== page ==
1-Types of RTV Silicone
There are two common classes of RTV silicones:
1.) Tin catalyzed or “condensation cure” silicones which require moisture to cure and;
2.) Platinum catalyzed or “addition cure” silicones.
They are typically of low viscosity (easily poured) and are not inhibited by many materials. In contrast, platinum cure silicones (often called “elastomers”) are inhibited by many naturally occurring materials, including sulfur, tin, and amines.
This makes them unsuitable for certain clays, which contain sulfur or latex gloves.
However, platinum-cure silicones have great chemical, microbial, and temperature resistance.
2-Proper Use of Catalysts
Fast catalysts are available for each type of silicone (tin or platinum), which can reduce cure times significantly–in some cases to less than 1-hour. With most silicones, there is some latitude allowed in the catalyst portion (adding more than the recommended amount will speed cure times, as will using a fast catalyst). However, there are limits to the amount that may be added and adding more than the recommended amount of catalyst, or using a fast catalyst, will shorten the life of the mold, making it more prone to tearing or becoming brittle over time. A catalyst-rich mold may last a year or so; one with less catalyst should last for many years.
3-Mixing the Silicone
Because of settling during storage, always stir the silicone in the original container before pouring into a mixing cup. Stir steadily with a circular motion rather beating it or using an up-and-down motion, to avoid trapping air bubbles, scraping the bottom of the can to loosen any settled material. Then let the silicone rest for a few minutes or more to allow air bubbles to rise to the surface (this small resting time will not cause any re-settling of the silicone itself). Tip:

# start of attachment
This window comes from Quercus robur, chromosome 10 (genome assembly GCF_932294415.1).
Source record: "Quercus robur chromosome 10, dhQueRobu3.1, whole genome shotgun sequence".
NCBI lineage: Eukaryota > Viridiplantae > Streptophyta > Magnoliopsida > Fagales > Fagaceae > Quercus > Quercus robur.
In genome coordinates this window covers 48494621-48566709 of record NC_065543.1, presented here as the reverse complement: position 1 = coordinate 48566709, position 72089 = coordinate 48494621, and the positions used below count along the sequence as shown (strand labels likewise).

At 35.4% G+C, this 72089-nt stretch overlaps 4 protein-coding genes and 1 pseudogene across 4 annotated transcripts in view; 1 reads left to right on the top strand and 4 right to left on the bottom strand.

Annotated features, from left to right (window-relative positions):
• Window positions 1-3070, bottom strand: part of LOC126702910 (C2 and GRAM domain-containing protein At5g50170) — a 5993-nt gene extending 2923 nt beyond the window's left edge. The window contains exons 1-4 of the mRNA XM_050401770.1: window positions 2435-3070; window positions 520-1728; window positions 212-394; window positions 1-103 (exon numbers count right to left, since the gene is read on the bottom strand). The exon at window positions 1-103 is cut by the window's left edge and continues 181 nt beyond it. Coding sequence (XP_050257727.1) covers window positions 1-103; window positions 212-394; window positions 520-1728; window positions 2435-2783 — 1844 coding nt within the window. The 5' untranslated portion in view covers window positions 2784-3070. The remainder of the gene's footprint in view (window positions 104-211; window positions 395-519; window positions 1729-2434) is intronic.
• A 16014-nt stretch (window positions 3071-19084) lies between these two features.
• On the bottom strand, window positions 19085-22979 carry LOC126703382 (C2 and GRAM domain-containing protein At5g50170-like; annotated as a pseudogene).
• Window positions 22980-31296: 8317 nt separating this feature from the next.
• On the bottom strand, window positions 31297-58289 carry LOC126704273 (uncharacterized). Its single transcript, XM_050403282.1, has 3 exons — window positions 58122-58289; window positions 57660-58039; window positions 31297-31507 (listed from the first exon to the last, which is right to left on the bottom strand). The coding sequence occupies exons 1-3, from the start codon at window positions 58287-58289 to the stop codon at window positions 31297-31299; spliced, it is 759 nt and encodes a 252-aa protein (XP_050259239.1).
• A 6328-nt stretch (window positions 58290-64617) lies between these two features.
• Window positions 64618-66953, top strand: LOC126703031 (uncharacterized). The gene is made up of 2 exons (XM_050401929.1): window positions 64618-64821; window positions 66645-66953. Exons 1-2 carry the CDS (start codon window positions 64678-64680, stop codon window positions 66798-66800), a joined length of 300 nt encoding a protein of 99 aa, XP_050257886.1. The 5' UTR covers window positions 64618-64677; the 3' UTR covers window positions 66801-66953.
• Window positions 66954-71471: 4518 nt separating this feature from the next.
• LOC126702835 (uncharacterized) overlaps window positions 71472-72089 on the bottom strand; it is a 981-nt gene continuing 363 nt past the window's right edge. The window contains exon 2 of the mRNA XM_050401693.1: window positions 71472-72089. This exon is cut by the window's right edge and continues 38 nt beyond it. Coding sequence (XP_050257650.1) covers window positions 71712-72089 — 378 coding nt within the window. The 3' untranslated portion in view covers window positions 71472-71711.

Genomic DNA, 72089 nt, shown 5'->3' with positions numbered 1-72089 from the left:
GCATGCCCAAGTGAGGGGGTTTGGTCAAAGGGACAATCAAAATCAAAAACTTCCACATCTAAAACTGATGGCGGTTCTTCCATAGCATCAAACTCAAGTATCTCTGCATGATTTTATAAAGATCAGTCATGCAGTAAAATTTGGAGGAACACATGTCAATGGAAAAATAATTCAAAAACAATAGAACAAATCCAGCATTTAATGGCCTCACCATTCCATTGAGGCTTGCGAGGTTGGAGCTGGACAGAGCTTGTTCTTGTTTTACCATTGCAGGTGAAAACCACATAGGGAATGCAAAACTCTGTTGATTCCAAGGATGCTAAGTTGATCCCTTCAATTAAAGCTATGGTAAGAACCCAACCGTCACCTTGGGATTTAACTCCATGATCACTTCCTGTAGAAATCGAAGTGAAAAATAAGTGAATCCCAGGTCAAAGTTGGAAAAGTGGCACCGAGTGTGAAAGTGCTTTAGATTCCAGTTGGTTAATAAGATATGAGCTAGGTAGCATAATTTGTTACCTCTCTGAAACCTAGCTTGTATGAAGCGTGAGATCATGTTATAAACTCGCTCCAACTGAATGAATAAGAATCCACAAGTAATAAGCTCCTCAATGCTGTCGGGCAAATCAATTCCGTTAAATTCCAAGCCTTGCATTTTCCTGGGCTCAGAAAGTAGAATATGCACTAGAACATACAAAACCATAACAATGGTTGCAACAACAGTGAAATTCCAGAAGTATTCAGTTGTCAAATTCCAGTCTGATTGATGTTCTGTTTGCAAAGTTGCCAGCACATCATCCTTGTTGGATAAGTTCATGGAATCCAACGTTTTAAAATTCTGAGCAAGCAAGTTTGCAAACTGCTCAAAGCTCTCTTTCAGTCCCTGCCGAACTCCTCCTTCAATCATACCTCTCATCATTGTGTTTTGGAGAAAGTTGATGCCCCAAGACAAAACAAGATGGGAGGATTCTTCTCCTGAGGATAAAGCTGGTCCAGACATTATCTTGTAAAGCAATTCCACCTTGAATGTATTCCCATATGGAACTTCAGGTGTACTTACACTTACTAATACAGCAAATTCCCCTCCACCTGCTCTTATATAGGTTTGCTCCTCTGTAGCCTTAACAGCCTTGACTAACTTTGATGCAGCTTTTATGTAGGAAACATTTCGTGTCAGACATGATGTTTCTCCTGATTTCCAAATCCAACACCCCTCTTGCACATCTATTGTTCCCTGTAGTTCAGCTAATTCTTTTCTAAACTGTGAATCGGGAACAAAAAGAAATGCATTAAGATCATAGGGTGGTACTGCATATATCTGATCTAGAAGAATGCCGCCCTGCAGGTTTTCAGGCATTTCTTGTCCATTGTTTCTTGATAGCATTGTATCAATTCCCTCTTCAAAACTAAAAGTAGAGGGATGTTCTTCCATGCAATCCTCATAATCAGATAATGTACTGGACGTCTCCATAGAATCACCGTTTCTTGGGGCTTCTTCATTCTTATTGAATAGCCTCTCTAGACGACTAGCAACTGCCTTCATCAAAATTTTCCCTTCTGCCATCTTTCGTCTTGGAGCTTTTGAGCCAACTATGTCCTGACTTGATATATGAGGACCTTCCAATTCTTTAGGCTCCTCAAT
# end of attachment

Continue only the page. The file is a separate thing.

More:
Tongue depressors or craft sticks make good, cheap stirrers for small batches; paint stirrers make good stirrers for larger batches.
If a vacuum chamber is available, use it to remove trapped air from the mixture before pouring. When subject to a vacuum, the silicone mixture should well up as air pockets rise and burst. As soon as the material settles down, proceed to the pouring/application procedures described below. If a fast catalyst was used, you must work quickly to avoid having the silicone cure before it is applied.
For applications where a thick, paste like silicone is desired (such as molding an object on a vertical surface), “thixotropic” silicones or thickening catalysts are available.
Thinners or “diluetants” are available for thinning or decreasing the viscosity of some RTV silicones. However, they are expensive and do not seem very effective (one must add a large amount of diluetant to achieve a small effect on viscosity, and thorough mixing is difficult and time consuming). Diluents also weaken the cured silicone. Therefore you should purchase silicone in the desired viscosity rather than using diluetants.